The presentation of bills by popular initiative is a right established in the Brazilian Constitution. It is necessary to collect the signatures of one per cent of the electorate. Currently, this represents 1,385,000 signatures. Once backed by the number of required signatures, the bill will be forwarded to the Chamber of Deputies, where it will be filed and subject to the same process as other legislation projects. Often, however, controversial projects take years before they come up for final voting, after which they must still pass through the senate and gain presidential approval.
The bill prepared by the Brazilian fishworkers provides …the recognition of the right to the territory of traditional fishing communities, which is considered material and immaterial cultural patrimony, subject of safeguarding and promotion… as well as establishes the procedure for its identification, delimitation, demarcation and titling, ensuring traditional fishing communities “exclusive access to the natural resources” on which they depend.
The bill defines ‘traditional fishing territories’ as “areas of land and water used by the traditional fishing communities for their housing, productive activities, and for the conservation, shelter and reproduction of the species and other resources necessary for ensuring their livelihoods, as well as physical, social, economic and cultural reproduction, including spaces which are symbolic, religious, cosmological or historical sites”.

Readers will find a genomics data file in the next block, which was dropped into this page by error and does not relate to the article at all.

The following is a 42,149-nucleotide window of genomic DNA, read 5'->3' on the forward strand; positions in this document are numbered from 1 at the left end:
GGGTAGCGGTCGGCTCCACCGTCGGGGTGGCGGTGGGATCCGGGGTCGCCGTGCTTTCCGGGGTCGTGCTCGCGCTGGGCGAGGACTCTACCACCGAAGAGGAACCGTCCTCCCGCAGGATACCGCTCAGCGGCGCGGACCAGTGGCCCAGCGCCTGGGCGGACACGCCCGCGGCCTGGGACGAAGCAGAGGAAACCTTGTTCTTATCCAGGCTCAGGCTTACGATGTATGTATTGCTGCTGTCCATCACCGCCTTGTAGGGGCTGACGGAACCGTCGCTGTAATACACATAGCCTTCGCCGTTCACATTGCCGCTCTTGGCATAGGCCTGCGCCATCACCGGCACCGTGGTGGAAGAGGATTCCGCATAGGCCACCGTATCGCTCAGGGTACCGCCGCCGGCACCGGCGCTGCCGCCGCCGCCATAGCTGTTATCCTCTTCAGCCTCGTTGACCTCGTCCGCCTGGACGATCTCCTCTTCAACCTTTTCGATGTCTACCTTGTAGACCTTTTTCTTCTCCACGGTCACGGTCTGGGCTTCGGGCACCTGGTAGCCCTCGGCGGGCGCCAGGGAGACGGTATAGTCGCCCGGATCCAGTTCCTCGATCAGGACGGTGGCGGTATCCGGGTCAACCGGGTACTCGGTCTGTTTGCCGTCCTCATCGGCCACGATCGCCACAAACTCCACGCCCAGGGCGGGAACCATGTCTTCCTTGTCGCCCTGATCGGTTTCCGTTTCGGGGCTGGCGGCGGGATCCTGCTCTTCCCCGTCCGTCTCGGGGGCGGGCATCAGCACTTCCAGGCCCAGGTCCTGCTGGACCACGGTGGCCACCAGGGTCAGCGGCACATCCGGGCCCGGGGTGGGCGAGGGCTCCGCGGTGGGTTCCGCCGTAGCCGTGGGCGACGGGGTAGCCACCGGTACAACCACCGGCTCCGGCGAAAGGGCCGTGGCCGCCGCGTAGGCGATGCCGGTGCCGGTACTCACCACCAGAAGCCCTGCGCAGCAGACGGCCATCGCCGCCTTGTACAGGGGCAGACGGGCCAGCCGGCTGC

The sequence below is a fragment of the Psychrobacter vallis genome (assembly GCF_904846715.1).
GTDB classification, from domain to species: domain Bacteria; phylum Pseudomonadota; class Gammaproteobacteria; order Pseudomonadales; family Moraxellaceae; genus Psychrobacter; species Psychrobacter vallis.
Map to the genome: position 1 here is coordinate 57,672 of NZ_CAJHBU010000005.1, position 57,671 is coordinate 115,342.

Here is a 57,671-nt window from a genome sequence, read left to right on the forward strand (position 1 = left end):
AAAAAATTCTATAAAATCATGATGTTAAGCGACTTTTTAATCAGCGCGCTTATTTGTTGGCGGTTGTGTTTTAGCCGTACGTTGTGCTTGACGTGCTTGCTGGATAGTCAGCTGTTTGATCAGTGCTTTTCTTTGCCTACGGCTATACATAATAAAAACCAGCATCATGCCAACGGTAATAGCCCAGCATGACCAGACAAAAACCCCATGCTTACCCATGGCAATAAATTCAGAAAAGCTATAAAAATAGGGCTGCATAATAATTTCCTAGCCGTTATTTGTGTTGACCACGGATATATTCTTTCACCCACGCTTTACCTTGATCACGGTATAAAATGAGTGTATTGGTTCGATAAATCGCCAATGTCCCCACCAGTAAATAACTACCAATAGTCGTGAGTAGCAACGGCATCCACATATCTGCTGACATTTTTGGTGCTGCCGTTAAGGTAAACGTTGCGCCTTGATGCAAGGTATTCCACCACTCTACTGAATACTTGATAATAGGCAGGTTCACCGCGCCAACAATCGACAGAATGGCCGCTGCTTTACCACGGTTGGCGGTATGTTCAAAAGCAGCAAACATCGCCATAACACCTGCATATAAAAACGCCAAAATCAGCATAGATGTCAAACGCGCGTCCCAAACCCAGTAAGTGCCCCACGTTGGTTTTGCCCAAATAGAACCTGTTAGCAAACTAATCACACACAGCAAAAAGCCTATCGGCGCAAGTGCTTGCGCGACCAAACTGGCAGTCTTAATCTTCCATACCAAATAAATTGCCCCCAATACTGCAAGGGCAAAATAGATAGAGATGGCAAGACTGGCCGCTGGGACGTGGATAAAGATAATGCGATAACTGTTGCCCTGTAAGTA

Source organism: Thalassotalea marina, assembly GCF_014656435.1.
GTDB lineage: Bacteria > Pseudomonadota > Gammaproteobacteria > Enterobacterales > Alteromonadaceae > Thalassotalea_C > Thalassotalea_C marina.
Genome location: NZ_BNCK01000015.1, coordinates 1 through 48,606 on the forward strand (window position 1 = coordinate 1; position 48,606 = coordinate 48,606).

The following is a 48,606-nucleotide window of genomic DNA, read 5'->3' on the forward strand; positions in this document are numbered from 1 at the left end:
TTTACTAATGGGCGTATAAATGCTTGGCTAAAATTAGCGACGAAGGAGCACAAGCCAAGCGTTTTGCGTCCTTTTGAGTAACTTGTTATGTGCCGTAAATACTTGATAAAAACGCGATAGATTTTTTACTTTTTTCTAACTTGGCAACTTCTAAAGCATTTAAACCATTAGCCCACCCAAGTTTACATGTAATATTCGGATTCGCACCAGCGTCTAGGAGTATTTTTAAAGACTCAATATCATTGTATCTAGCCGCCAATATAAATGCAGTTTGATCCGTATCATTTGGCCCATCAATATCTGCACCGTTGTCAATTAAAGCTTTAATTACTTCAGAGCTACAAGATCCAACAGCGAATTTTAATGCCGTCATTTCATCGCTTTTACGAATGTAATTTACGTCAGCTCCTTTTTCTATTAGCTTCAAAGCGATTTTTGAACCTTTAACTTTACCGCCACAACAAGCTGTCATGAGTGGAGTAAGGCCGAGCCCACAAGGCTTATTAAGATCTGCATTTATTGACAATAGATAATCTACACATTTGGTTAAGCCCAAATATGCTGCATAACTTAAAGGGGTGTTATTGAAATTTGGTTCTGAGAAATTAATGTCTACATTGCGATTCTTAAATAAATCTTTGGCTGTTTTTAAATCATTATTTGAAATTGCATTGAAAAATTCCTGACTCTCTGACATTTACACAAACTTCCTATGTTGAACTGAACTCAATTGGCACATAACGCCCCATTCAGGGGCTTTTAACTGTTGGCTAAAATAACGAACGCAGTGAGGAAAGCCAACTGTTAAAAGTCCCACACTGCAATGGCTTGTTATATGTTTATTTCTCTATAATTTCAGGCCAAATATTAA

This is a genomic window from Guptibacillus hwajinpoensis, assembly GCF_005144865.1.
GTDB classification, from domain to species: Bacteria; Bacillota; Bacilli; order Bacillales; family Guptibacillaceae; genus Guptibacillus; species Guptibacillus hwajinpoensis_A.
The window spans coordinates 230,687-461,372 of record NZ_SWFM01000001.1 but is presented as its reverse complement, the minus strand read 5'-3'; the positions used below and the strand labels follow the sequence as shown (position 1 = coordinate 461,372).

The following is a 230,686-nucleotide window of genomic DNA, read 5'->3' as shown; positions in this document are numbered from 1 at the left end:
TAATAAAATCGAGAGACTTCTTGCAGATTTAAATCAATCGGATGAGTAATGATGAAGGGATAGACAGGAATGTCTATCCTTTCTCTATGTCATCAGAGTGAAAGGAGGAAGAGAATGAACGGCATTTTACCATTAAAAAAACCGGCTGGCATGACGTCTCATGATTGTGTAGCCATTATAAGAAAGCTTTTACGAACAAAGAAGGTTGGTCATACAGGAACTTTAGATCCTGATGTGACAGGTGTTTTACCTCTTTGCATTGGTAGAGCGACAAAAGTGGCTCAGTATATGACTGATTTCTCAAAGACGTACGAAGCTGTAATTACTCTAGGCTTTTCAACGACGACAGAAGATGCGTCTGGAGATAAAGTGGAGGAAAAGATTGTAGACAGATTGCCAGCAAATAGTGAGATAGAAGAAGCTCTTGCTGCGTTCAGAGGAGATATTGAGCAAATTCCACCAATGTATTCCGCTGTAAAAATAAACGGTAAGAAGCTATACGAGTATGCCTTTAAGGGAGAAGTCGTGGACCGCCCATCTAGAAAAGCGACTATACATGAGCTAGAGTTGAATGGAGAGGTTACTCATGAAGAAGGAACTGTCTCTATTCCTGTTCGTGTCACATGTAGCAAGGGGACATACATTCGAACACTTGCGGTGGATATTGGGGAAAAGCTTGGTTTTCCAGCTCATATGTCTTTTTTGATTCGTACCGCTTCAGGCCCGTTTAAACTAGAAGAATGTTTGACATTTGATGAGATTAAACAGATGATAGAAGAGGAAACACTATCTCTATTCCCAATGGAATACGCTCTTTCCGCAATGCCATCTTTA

In addition, the bill establishes the duty of government to formulate a national policy for sustainable development of traditional fishing communities and incorporate it into plans, programmes, projects and actions, with targets, resources and responsibilities assigned to the agencies involved in implementation. It is proposed that this policy should address the following areas: income generation with environmental sustainability; quality of life; gender, racial and generational equity; strengthening and empowering of communities, and their participation and social control.
Among the explicit objectives of the bill, the following ought to be highlighted: to ensure the full exercise of individual and collective rights pertaining to traditional communities, especially in situations of conflict or threat to their integrity; ensure the full protection of mangroves, apicuns (sandy sediment bordering areas of the mangrove ecosystem), riparian forests and coastal lagoons; ensure free access to communities; and promote fisheries management in watershed and coastal regions, with the wider participation of fishworkers, keeping in mind their traditional knowledge.
Thus, the bill defines its main goal as the sustainable development of traditional fishing communities through the recognition of territorial rights as being fundamental.